Yes, “dangerous” is the right word any time Kelly Dodd is in attendance. This woman is an escalation artist. She was clearly born with it, able to effortlessly turn even the most mundane banter into a full on Pay-Per-View cage match. Which, of course, is exactly what happens when the ladies tell her for the fifth time to stop doing that fucking ridiculous “Oh no, is that a stain on your shirt?” joke where you bop the person on the nose after they look down.

I get it. Everyone’s drunk and repeating themselves and forgetting conversations from two beers ago. I’ve been there. We’ve all been there. But Kelly, your jokes are really bad and really tired and it’s kind of crazy that they even have to ask you more than once, because that’s like something people do to babies and JESUS CHRIST KELLY CAN YOU SERIOUSLY STOP DOING THAT?

Of course, Kelly gets upset that her friends don’t like her hilarious joke. She tells Heather that usually Jewish people are funny and sarcastic and able to laugh at themselves and others. When Heather (correctly) points out that this is a racist thing to say, Kelly says that that’s impossible because she is Mexican. Then she says she’s sorry that everyone is “so sensitive,” which further proof of her powers of provocation. For some reason she yells to Tamra, who is on her way to the bathroom, to “keep walking.” It’s a comment that anybody but Tamra would ignore, but she is who she is and so she turns and confronts Kelly’s fighting words and eventually ends up telling everyone that Kelly had her real estate agent look up the financials on Heather and Terry’s new house. Tamra says that Kelly told her the Dubrows couldn’t pay up on their lot and had to get a loan. This isn’t exactly accurate—we see in the flashbacks that what Kelly said was, “My friend did the loan on their lot,” but it’s still meant as an insult because getting a loan in Orange County—even for a $9 million lot—is basically like going on food stamps.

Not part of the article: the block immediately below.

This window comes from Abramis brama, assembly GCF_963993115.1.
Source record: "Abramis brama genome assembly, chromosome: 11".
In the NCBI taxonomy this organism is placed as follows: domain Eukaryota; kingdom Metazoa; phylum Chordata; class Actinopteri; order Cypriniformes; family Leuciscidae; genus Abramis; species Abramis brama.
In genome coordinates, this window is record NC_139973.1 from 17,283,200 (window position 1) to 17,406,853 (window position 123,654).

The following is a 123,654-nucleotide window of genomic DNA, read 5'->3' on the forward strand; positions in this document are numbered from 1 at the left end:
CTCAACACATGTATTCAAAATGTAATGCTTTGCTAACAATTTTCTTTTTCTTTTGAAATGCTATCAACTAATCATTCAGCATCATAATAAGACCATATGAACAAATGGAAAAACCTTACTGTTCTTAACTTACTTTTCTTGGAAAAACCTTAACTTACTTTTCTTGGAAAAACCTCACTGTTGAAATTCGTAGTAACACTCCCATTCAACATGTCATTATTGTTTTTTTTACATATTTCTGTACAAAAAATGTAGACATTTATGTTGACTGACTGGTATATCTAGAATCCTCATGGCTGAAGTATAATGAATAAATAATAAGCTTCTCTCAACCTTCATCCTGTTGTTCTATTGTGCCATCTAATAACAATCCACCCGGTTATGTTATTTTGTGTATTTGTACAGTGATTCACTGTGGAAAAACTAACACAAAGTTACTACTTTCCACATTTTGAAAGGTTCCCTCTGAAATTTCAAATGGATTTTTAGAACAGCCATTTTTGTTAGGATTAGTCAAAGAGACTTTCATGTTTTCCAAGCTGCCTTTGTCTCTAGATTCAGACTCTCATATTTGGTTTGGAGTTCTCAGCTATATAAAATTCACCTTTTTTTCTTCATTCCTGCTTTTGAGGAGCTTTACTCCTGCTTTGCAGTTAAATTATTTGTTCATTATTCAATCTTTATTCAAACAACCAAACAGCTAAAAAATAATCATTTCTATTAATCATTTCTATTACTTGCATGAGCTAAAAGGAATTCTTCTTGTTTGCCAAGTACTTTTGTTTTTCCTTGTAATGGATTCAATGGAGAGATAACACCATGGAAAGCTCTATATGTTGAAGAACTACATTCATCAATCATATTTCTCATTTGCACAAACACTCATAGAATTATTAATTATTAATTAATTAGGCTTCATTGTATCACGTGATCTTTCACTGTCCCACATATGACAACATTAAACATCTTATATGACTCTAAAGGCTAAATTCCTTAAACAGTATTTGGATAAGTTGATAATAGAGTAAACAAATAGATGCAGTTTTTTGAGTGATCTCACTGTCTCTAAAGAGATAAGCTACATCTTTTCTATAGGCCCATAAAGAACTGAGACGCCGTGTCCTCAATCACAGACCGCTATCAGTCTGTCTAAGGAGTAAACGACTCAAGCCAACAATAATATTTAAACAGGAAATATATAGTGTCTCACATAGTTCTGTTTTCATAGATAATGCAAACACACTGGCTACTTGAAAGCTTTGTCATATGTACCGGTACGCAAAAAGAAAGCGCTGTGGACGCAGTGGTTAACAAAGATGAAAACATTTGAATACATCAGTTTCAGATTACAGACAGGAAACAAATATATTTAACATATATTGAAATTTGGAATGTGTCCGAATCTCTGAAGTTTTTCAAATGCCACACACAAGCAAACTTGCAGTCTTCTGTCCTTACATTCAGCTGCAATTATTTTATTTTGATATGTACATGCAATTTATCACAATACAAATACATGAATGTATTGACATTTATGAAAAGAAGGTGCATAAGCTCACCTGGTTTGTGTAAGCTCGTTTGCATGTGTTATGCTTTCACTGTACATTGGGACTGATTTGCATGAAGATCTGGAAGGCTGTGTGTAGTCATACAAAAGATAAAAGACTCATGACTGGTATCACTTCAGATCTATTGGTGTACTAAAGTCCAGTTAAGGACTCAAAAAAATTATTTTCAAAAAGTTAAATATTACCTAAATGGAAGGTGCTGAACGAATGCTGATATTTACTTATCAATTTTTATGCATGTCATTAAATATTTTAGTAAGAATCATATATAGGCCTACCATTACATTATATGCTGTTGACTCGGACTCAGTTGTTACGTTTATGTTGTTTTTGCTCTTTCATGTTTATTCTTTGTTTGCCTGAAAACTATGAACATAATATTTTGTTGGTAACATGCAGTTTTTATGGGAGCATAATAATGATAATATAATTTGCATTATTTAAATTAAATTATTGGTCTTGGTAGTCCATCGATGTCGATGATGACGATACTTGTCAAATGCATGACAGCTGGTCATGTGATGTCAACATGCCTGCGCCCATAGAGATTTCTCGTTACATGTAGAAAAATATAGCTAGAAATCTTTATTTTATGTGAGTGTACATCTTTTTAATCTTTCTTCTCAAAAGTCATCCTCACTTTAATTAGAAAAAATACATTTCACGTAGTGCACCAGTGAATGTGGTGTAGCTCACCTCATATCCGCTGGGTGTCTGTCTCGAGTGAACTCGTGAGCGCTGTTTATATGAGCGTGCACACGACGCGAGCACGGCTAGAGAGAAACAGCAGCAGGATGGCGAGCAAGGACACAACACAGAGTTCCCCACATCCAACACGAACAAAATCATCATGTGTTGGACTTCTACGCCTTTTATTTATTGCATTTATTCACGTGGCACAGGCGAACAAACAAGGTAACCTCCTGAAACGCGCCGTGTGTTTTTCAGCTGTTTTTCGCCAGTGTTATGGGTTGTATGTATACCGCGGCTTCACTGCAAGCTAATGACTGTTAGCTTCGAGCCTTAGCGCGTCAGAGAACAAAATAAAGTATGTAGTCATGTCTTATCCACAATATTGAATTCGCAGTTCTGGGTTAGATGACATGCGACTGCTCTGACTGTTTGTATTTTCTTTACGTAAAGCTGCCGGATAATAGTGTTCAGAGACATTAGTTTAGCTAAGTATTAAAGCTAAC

So everyone’s pissed. Tamra and Kelly both insist the other is lying. Heather’s been racially profiled. They decide to leave the bar and head to Bergdorf’s. Or O’Bergdorf’s, or some Irish equivalent of a high-end department store. On the way, Kelly says to Shannon, “She’s a liar. No wonder her daughter speak to her.”